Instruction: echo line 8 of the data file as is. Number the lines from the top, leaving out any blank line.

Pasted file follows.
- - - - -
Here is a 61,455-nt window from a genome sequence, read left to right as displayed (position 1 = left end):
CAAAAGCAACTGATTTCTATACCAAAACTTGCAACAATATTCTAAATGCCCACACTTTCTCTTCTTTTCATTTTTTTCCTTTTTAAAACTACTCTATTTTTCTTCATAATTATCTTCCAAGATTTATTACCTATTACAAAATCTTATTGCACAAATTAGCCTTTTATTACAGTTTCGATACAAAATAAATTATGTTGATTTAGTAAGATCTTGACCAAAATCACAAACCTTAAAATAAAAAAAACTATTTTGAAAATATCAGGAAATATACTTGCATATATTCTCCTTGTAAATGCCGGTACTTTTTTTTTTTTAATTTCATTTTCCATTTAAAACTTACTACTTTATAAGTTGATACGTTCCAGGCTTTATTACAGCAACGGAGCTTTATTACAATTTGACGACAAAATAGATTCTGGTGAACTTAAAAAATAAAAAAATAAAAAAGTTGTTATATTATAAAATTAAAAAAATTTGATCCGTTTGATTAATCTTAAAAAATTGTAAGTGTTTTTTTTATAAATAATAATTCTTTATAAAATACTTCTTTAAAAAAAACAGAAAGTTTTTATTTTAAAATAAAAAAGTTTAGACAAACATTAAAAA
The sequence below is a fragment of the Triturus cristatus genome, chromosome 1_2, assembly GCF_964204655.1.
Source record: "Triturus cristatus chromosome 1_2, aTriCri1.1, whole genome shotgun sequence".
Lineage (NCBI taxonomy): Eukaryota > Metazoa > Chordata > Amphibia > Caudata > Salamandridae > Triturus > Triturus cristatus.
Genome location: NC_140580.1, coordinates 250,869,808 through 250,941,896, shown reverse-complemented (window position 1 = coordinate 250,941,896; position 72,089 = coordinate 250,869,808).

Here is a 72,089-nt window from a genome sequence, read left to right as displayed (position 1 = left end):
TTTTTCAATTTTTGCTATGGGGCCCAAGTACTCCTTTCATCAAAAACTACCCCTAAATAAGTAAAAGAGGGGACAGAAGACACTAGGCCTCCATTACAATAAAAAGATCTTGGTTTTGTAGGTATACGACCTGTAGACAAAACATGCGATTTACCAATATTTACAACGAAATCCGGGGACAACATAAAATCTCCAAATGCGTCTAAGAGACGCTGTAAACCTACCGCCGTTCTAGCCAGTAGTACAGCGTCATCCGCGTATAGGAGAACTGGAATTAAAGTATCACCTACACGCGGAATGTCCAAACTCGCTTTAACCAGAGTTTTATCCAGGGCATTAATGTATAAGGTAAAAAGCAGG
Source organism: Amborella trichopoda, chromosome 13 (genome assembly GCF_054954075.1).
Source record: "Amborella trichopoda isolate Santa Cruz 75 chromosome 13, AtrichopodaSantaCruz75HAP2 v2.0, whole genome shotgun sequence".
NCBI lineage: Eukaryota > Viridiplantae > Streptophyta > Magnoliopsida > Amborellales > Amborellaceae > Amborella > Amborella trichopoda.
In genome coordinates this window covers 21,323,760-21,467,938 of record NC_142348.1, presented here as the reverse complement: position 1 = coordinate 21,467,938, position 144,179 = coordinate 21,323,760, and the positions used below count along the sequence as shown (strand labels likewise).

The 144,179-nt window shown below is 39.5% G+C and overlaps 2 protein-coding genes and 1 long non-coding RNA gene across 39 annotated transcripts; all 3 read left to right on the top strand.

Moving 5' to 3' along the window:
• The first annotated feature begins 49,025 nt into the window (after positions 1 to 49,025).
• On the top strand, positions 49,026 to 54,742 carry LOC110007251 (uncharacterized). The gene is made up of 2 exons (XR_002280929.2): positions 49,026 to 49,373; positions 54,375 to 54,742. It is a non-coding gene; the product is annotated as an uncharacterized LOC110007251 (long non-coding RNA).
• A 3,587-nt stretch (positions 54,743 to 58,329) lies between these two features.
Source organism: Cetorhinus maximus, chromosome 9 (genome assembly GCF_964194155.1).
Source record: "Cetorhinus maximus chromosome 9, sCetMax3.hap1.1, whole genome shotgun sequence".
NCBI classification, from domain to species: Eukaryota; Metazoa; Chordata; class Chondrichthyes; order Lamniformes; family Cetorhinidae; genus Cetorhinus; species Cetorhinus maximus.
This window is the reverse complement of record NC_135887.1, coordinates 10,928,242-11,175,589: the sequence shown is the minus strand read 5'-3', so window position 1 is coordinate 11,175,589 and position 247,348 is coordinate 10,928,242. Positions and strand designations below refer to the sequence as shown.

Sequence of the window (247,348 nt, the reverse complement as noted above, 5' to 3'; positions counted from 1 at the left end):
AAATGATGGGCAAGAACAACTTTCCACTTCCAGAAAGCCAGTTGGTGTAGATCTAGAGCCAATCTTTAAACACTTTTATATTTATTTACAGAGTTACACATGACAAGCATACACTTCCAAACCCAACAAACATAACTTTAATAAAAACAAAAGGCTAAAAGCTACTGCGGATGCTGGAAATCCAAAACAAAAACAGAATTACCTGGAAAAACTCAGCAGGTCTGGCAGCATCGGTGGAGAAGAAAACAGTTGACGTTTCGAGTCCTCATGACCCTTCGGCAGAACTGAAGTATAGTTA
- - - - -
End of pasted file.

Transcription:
TTTTTCAATTTTTGCTATGGGGCCCAAGTACTCCTTTCATCAAAAACTACCCCTAAATAAGTAAAAGAGGGGACAGAAGACACTAGGCCTCCATTACAATAAAAAGATCTTGGTTTTGTAGGTATACGACCTGTAGACAAAACATGCGATTTACCAATATTTACAACGAAATCCGGGGACAACATAAAATCTCCAAATGCGTCTAAGAGACGCTGTAAACCTACCGCCGTTCTAGCCAGTAGTACAGCGTCATCCGCGTATAGGAGAACTGGAATTAAAGTATCACCTACACGCGGAATGTCCAAACTCGCTTTAACCAGAGTTTTATCCAGGGCATTAATGTATAAGGTAAAAAGCAGG